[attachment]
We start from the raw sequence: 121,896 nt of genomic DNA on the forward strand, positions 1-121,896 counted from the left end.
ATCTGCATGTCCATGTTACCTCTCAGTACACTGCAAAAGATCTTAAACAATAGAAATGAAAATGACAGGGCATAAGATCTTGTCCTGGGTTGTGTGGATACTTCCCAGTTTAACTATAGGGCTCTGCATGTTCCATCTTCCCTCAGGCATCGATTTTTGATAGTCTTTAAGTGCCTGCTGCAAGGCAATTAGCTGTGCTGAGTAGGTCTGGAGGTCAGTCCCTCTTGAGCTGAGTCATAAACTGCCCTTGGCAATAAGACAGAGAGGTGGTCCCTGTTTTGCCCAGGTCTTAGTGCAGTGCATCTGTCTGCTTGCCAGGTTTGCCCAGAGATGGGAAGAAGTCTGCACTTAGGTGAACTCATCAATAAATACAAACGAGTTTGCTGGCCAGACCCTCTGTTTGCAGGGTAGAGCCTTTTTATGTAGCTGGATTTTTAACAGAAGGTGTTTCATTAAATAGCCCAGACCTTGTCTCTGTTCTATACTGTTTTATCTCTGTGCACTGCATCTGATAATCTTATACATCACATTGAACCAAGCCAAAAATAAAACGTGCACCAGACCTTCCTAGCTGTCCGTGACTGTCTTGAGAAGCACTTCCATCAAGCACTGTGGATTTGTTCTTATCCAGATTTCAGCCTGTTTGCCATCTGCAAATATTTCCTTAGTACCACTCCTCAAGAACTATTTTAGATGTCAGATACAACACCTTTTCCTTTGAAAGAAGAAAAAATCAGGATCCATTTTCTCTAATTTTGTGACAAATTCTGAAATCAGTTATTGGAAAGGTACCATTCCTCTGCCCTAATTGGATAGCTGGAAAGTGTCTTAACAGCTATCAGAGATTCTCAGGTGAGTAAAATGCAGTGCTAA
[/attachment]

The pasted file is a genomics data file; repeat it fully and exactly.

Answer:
We start from the raw sequence: 121,896 nt of genomic DNA on the forward strand, positions 1-121,896 counted from the left end.
ATCTGCATGTCCATGTTACCTCTCAGTACACTGCAAAAGATCTTAAACAATAGAAATGAAAATGACAGGGCATAAGATCTTGTCCTGGGTTGTGTGGATACTTCCCAGTTTAACTATAGGGCTCTGCATGTTCCATCTTCCCTCAGGCATCGATTTTTGATAGTCTTTAAGTGCCTGCTGCAAGGCAATTAGCTGTGCTGAGTAGGTCTGGAGGTCAGTCCCTCTTGAGCTGAGTCATAAACTGCCCTTGGCAATAAGACAGAGAGGTGGTCCCTGTTTTGCCCAGGTCTTAGTGCAGTGCATCTGTCTGCTTGCCAGGTTTGCCCAGAGATGGGAAGAAGTCTGCACTTAGGTGAACTCATCAATAAATACAAACGAGTTTGCTGGCCAGACCCTCTGTTTGCAGGGTAGAGCCTTTTTATGTAGCTGGATTTTTAACAGAAGGTGTTTCATTAAATAGCCCAGACCTTGTCTCTGTTCTATACTGTTTTATCTCTGTGCACTGCATCTGATAATCTTATACATCACATTGAACCAAGCCAAAAATAAAACGTGCACCAGACCTTCCTAGCTGTCCGTGACTGTCTTGAGAAGCACTTCCATCAAGCACTGTGGATTTGTTCTTATCCAGATTTCAGCCTGTTTGCCATCTGCAAATATTTCCTTAGTACCACTCCTCAAGAACTATTTTAGATGTCAGATACAACACCTTTTCCTTTGAAAGAAGAAAAAATCAGGATCCATTTTCTCTAATTTTGTGACAAATTCTGAAATCAGTTATTGGAAAGGTACCATTCCTCTGCCCTAATTGGATAGCTGGAAAGTGTCTTAACAGCTATCAGAGATTCTCAGGTGAGTAAAATGCAGTGCTAA